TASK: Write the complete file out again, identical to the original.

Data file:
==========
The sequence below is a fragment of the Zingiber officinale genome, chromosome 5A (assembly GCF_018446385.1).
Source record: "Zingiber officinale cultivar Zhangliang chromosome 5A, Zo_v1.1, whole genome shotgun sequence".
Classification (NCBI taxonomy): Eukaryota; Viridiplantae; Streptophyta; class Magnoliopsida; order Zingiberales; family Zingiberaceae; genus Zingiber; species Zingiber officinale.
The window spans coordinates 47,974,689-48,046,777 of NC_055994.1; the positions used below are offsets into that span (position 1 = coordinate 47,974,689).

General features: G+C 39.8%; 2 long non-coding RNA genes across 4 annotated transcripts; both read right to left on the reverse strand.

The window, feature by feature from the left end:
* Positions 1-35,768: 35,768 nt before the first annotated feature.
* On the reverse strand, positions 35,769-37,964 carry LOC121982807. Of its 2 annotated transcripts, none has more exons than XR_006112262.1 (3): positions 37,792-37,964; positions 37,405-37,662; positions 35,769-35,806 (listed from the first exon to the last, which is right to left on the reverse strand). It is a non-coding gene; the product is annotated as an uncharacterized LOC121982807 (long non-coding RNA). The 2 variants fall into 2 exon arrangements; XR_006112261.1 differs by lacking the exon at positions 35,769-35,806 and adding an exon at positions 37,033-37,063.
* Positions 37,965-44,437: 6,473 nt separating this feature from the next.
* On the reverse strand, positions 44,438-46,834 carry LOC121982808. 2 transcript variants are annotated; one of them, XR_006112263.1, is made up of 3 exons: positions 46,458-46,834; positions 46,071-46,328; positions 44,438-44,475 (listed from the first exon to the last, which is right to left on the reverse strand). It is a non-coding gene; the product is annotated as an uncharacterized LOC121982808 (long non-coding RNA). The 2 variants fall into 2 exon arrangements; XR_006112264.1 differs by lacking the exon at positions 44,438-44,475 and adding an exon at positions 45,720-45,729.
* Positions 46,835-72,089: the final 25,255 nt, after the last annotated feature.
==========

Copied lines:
The sequence below is a fragment of the Zingiber officinale genome, chromosome 5A (assembly GCF_018446385.1).
Source record: "Zingiber officinale cultivar Zhangliang chromosome 5A, Zo_v1.1, whole genome shotgun sequence".
Classification (NCBI taxonomy): Eukaryota; Viridiplantae; Streptophyta; class Magnoliopsida; order Zingiberales; family Zingiberaceae; genus Zingiber; species Zingiber officinale.
The window spans coordinates 47,974,689-48,046,777 of NC_055994.1; the positions used below are offsets into that span (position 1 = coordinate 47,974,689).

General features: G+C 39.8%; 2 long non-coding RNA genes across 4 annotated transcripts; both read right to left on the reverse strand.

The window, feature by feature from the left end:
* Positions 1-35,768: 35,768 nt before the first annotated feature.
* On the reverse strand, positions 35,769-37,964 carry LOC121982807. Of its 2 annotated transcripts, none has more exons than XR_006112262.1 (3): positions 37,792-37,964; positions 37,405-37,662; positions 35,769-35,806 (listed from the first exon to the last, which is right to left on the reverse strand). It is a non-coding gene; the product is annotated as an uncharacterized LOC121982807 (long non-coding RNA). The 2 variants fall into 2 exon arrangements; XR_006112261.1 differs by lacking the exon at positions 35,769-35,806 and adding an exon at positions 37,033-37,063.
* Positions 37,965-44,437: 6,473 nt separating this feature from the next.
* On the reverse strand, positions 44,438-46,834 carry LOC121982808. 2 transcript variants are annotated; one of them, XR_006112263.1, is made up of 3 exons: positions 46,458-46,834; positions 46,071-46,328; positions 44,438-44,475 (listed from the first exon to the last, which is right to left on the reverse strand). It is a non-coding gene; the product is annotated as an uncharacterized LOC121982808 (long non-coding RNA). The 2 variants fall into 2 exon arrangements; XR_006112264.1 differs by lacking the exon at positions 44,438-44,475 and adding an exon at positions 45,720-45,729.
* Positions 46,835-72,089: the final 25,255 nt, after the last annotated feature.